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Nutrien President and CEO Mayo Schmidt speaks at a state of the province address in Saskatoon, Sask., on Oct. 25, 2021.Liam Richards/The Canadian Press

Agricultural giant Nutrien Inc. NTR-T paid a combined US$32.7-million to former CEOs Chuck Magro and Mayo Schmidt since the beginning of 2021, illustrating the high cost of the company’s executive-suite revolving door.

The Saskatoon company said it paid Mr. Magro US$18.48-million in 2021, including US$8.09-million in severance and consulting payments after it fired him in April. The company said it paid his successor Mr. Schmidt, who had previously been serving as the company’s chairman, US$9.38-million in 2021, and another $4.83-million in severance in January when it fired him. The details are included in the company’s proxy circular to shareholders.

Mr. Magro became chief executive of Indianapolis-based seed-and-chemical company Corteva Inc. in October, and Nutrien says it got a payment of US$18.7-million from Corteva as compensation for allowing Mr. Magro to work for another agricultural company in contravention of his restrictive employment covenants.

On Jan. 4, Nutrien said Ken Seitz, formerly the head of its potash fertilizer operations, would become its interim president and CEO.

The human resources and compensation committee of Nutrien’s board “remains satisfied the executive compensation program at Nutrien has a sound governance structure and is in line with those of our peers,” Keith Martell, the committee’s chair, wrote to shareholders in the circular.

The Globe and Mail reported that both Mr. Magro and Mr. Schmidt left after they clashed with the board of directors.

Mr. Magro left in April of last year after advocating for Nutrien to sell its low-margin retail fertilizer business in order to free up cash for a joint venture with Australia’s BHP Group Ltd. on the multibillion-dollar Jansen potash project in Saskatchewan. Nutrien’s board was loath to sell the retail business, which it viewed as much steadier financially than the volatile potash business. The strategic face-off cost Mr. Magro his job, and catapulted Mr. Schmidt from chairman into the CEO role.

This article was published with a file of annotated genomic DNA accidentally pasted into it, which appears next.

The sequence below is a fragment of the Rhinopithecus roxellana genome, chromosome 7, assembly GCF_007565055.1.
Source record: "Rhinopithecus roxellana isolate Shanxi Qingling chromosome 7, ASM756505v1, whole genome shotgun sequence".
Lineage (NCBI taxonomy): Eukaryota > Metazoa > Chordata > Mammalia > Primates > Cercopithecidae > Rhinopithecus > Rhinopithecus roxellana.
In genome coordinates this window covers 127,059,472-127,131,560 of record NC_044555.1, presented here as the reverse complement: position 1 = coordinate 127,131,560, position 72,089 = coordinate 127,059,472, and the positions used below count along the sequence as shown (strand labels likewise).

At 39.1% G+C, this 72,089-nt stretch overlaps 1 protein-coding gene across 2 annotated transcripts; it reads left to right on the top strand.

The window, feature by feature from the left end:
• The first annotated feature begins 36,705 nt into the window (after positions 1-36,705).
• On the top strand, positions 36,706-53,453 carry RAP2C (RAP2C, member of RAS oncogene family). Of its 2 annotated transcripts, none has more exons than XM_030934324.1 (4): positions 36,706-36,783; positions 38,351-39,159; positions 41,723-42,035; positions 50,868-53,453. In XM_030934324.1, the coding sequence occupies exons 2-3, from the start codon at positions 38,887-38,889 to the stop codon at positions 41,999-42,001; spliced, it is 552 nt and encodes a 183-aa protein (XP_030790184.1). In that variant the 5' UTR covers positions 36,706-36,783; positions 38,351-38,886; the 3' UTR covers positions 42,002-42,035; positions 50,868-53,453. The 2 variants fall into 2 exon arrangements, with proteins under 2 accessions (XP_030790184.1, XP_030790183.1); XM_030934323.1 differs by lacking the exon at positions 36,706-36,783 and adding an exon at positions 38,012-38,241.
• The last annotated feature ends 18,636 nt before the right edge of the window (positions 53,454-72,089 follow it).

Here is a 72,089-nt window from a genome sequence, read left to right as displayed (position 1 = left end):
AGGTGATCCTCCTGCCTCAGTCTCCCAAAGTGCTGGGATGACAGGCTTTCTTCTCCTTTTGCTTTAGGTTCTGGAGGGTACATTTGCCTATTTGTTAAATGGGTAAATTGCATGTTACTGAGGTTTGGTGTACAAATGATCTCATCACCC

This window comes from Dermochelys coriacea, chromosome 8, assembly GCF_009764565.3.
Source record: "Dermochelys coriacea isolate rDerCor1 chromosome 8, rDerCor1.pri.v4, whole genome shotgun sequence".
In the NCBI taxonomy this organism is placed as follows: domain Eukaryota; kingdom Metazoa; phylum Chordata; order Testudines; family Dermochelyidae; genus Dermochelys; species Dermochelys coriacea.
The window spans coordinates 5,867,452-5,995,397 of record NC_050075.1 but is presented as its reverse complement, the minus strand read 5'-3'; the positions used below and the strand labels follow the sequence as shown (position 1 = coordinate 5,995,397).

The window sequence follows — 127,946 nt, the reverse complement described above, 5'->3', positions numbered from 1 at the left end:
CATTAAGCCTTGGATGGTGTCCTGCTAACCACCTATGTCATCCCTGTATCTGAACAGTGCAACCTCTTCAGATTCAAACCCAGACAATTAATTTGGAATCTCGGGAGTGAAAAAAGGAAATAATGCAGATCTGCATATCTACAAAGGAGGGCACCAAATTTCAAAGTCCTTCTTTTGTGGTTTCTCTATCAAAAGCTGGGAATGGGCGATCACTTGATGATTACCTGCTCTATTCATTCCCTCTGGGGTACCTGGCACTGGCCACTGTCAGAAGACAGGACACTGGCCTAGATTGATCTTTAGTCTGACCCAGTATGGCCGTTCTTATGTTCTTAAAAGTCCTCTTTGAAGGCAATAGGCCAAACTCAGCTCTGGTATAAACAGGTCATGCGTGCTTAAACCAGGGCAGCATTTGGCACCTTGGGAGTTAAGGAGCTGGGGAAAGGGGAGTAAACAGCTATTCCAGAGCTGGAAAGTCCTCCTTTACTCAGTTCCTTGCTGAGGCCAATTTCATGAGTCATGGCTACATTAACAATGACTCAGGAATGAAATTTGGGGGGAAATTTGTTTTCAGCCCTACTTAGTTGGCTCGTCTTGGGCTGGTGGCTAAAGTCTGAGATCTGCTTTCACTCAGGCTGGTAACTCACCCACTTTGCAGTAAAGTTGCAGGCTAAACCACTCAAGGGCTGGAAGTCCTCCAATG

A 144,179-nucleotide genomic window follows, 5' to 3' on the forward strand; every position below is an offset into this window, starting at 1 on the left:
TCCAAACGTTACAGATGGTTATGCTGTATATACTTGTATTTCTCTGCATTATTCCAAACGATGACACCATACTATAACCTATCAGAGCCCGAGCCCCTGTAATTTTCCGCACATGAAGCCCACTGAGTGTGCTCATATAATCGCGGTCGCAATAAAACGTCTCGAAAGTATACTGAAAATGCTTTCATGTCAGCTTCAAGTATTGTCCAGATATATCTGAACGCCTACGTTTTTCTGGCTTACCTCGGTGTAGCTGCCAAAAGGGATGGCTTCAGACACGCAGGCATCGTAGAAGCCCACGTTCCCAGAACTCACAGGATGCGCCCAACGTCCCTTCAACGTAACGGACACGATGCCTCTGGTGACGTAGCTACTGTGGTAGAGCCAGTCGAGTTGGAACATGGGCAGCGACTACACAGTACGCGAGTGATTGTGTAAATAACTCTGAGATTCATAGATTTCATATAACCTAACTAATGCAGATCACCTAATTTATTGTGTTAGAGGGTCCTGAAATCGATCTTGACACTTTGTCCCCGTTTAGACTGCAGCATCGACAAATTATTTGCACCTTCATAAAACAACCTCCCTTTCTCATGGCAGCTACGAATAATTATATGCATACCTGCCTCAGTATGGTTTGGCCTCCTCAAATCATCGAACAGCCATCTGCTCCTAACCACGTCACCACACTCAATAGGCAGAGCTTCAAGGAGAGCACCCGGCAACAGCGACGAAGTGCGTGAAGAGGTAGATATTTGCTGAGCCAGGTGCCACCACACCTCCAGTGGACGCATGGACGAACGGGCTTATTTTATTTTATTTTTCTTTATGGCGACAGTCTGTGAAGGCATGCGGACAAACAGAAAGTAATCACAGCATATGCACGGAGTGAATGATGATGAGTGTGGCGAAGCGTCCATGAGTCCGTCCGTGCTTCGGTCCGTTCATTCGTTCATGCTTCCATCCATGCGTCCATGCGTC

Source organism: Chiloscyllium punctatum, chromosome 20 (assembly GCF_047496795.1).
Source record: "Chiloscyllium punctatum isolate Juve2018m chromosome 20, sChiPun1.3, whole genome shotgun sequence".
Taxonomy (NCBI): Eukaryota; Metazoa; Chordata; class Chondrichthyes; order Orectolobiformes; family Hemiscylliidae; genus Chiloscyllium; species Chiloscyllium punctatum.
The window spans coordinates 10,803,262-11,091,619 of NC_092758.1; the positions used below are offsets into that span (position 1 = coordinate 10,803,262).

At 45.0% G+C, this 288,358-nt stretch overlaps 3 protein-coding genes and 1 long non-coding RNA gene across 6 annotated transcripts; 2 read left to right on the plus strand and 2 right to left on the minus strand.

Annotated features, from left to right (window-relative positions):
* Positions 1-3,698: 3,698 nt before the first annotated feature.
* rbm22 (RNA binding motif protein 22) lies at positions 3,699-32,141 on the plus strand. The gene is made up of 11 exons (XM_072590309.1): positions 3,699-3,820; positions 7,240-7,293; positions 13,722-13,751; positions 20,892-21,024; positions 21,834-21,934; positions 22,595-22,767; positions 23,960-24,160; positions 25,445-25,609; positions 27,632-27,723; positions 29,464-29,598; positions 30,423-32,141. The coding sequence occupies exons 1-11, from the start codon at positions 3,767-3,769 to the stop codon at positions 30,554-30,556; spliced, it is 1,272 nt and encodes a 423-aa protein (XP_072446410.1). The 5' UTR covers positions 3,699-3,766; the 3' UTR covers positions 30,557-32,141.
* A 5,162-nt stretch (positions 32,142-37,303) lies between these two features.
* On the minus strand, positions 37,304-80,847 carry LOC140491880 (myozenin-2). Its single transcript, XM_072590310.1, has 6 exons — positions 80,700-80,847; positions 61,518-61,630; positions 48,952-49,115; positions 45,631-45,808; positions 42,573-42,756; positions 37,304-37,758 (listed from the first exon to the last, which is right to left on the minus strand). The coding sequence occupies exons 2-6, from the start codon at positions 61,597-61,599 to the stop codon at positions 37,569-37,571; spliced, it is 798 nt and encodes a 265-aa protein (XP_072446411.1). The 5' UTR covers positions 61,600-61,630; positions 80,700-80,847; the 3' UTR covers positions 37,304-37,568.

Once ensconced in the top executive position, Mr. Schmidt struggled to keep the peace with subordinates who had been loyal to Mr. Magro, The Globe reported. Mr. Schmidt’s hands-off, imperious style, and a jarring change in corporate culture that occurred after he took the job caused friction internally at Nutrien. In addition, The Globe reported that Mr. Schmidt did not perform well in marketing meetings with investors and that added to disgruntlement at the board level. In early January, Nutrien announced that Mr. Schmidt was out as CEO after just eight months.

The severance amounts do not account for the value of unvested stock awards. Both men have the ability to retain stock options and other share-based awards for some time after their departure, according the terms of the various stock plans Nutrien maintains. (The company has legacy plans from Agrium and Potash Corp. of Saskatchewan Inc., the two companies that merged to form Nutrien.)

Nutrien valued Mr. Magro’s outstanding share and option awards at US$45.66-million as of Dec. 31, when Nutrien traded at US$75.20 on the New York Stock Exchange. The company valued Mr. Schmidt’s awards – given in May, 2021, and included in his total compensation for the year – at US$9.98-million.

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